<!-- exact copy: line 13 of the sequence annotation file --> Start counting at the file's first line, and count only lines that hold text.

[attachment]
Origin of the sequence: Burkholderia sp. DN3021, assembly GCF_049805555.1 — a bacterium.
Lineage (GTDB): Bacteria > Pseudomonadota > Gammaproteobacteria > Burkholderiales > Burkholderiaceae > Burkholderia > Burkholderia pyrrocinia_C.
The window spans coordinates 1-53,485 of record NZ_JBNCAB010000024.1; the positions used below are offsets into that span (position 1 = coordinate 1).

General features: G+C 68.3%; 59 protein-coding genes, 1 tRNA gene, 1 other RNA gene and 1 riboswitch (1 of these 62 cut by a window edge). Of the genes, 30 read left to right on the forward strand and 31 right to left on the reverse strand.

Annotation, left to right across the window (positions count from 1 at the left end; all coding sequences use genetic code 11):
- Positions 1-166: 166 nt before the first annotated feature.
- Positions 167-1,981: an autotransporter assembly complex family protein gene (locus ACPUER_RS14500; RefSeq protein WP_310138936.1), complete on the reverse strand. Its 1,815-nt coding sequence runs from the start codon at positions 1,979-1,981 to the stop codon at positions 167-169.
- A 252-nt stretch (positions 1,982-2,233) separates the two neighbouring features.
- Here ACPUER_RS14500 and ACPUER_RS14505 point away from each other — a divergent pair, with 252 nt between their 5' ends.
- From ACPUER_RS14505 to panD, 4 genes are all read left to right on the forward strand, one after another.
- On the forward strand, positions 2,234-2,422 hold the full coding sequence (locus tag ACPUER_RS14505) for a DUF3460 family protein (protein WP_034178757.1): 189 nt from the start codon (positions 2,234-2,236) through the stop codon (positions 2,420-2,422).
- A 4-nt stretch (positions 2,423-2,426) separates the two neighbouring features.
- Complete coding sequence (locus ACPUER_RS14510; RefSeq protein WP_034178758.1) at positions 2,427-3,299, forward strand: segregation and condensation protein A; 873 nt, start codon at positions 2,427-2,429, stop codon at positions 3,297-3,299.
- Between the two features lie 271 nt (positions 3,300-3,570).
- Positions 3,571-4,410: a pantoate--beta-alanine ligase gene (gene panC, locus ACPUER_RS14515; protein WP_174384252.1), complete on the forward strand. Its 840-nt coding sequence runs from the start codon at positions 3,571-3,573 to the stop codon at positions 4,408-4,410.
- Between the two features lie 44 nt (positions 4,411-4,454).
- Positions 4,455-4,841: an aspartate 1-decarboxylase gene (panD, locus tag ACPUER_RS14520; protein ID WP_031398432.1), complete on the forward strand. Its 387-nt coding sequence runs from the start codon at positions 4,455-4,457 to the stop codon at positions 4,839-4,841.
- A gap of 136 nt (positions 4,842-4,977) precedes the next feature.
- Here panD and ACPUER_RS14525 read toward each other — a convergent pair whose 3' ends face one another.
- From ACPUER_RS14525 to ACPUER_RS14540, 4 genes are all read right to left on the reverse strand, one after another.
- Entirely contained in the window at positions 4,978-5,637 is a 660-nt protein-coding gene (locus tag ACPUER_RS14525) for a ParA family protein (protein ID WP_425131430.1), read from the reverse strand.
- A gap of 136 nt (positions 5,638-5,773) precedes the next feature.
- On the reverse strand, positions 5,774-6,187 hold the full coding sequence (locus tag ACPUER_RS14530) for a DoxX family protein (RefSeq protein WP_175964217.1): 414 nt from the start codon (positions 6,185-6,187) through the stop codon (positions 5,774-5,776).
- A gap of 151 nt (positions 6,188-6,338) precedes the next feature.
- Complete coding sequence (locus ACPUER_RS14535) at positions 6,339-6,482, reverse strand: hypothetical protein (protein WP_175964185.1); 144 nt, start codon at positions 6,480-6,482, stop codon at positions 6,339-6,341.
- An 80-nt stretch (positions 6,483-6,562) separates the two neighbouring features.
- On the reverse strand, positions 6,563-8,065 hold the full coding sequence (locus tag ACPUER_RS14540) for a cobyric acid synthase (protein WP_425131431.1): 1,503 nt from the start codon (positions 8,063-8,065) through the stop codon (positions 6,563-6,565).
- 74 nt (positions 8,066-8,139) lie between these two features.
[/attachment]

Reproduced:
- Complete coding sequence (locus ACPUER_RS14510; RefSeq protein WP_034178758.1) at positions 2,427-3,299, forward strand: segregation and condensation protein A; 873 nt, start codon at positions 2,427-2,429, stop codon at positions 3,297-3,299.